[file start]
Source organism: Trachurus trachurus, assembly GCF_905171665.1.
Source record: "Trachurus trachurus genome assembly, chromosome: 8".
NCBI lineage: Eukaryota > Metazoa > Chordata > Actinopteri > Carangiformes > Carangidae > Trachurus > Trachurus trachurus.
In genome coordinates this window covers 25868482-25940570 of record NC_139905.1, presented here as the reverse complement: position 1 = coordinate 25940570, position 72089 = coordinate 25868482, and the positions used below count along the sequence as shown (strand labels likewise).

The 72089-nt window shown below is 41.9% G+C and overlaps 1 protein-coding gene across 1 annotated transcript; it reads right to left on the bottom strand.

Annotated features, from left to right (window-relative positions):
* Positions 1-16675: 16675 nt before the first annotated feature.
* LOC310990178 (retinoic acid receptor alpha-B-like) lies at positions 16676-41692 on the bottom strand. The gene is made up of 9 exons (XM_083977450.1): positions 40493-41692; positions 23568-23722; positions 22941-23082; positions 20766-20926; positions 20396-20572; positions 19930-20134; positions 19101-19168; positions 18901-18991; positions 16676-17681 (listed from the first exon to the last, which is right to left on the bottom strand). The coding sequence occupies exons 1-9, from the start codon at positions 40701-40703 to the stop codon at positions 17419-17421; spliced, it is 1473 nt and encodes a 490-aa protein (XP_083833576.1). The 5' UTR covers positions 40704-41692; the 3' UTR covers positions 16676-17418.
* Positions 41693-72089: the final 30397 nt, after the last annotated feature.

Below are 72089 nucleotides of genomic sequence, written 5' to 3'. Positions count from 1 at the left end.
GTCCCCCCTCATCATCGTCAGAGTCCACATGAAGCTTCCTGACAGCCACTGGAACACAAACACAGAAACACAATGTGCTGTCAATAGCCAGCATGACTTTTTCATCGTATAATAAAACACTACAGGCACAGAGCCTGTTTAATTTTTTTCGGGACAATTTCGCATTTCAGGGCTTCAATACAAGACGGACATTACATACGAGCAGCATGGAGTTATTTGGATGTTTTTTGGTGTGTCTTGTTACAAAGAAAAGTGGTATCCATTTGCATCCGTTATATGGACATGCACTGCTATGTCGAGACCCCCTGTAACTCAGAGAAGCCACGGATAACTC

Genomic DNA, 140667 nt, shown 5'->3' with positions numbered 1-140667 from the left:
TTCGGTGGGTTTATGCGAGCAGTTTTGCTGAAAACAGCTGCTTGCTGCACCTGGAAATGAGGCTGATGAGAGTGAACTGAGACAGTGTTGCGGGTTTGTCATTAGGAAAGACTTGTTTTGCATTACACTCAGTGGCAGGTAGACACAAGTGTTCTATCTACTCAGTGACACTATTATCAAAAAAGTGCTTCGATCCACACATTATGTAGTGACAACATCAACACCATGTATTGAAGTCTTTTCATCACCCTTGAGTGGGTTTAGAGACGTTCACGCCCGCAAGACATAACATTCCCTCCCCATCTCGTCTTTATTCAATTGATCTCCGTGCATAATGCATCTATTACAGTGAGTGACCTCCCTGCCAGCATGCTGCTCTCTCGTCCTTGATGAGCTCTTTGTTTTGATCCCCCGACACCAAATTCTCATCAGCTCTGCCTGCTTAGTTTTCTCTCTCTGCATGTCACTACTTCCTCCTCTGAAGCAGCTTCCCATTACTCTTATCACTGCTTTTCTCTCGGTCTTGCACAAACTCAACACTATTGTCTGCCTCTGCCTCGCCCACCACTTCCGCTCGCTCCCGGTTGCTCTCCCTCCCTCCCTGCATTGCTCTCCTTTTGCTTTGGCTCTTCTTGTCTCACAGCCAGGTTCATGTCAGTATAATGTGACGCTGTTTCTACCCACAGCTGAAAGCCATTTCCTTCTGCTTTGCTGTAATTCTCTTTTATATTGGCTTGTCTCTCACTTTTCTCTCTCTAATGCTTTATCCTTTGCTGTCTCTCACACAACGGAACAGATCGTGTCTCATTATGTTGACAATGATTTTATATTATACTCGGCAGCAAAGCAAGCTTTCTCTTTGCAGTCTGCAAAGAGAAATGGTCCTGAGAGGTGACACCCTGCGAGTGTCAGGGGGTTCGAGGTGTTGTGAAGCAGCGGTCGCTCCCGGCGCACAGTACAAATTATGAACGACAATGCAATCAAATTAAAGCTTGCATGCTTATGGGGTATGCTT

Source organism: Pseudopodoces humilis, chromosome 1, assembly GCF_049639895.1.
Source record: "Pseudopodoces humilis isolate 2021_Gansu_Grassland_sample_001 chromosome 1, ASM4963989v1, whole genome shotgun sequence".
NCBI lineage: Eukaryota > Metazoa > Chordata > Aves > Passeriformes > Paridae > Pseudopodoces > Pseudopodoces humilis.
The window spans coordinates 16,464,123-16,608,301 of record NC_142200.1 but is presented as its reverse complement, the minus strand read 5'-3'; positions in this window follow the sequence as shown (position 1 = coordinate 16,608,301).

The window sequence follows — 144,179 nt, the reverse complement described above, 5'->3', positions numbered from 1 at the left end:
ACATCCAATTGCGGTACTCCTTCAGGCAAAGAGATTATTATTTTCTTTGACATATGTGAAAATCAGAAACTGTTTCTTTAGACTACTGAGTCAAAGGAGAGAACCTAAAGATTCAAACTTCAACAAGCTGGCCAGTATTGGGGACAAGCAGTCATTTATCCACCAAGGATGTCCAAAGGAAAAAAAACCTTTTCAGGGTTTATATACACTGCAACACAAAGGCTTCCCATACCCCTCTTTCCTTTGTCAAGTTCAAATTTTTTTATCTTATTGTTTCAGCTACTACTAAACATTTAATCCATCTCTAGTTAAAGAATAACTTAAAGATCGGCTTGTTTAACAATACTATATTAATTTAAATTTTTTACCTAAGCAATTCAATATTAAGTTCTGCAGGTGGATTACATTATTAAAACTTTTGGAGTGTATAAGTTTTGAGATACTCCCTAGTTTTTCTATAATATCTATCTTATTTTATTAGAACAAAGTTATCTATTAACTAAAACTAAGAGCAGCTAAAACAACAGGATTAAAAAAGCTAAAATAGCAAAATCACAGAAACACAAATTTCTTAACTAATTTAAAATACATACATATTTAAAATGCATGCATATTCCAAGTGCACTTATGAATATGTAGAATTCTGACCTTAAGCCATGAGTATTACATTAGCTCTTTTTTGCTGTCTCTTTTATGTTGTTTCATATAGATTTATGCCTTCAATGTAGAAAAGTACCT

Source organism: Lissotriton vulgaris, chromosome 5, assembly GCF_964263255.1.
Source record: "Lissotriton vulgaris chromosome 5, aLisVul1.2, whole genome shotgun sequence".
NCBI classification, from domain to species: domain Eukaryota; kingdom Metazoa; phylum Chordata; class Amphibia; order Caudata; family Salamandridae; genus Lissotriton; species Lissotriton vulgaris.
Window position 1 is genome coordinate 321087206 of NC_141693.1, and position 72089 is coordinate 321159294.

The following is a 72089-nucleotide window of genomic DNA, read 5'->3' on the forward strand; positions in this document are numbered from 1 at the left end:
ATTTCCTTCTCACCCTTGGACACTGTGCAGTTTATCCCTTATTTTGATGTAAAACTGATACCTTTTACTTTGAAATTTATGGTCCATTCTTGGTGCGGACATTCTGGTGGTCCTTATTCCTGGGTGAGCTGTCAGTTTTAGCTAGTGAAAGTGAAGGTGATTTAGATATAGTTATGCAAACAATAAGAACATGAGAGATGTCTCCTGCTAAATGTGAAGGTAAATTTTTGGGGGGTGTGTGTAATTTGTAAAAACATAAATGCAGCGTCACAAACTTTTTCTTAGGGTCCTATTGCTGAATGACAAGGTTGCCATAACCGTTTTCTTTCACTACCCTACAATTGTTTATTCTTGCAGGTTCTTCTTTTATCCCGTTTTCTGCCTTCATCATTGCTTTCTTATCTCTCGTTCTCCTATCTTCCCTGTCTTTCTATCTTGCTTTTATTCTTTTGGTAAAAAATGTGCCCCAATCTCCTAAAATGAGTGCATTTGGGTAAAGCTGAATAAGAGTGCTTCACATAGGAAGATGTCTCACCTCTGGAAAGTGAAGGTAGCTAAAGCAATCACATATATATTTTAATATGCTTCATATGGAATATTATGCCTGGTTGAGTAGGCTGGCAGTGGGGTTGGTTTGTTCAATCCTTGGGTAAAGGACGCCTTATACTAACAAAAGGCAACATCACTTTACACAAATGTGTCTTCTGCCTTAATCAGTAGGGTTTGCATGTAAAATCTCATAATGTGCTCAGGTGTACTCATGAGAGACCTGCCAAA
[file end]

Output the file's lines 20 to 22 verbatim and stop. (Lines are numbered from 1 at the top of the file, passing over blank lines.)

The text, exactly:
Source organism: Lissotriton vulgaris, chromosome 5, assembly GCF_964263255.1.
Source record: "Lissotriton vulgaris chromosome 5, aLisVul1.2, whole genome shotgun sequence".
NCBI classification, from domain to species: domain Eukaryota; kingdom Metazoa; phylum Chordata; class Amphibia; order Caudata; family Salamandridae; genus Lissotriton; species Lissotriton vulgaris.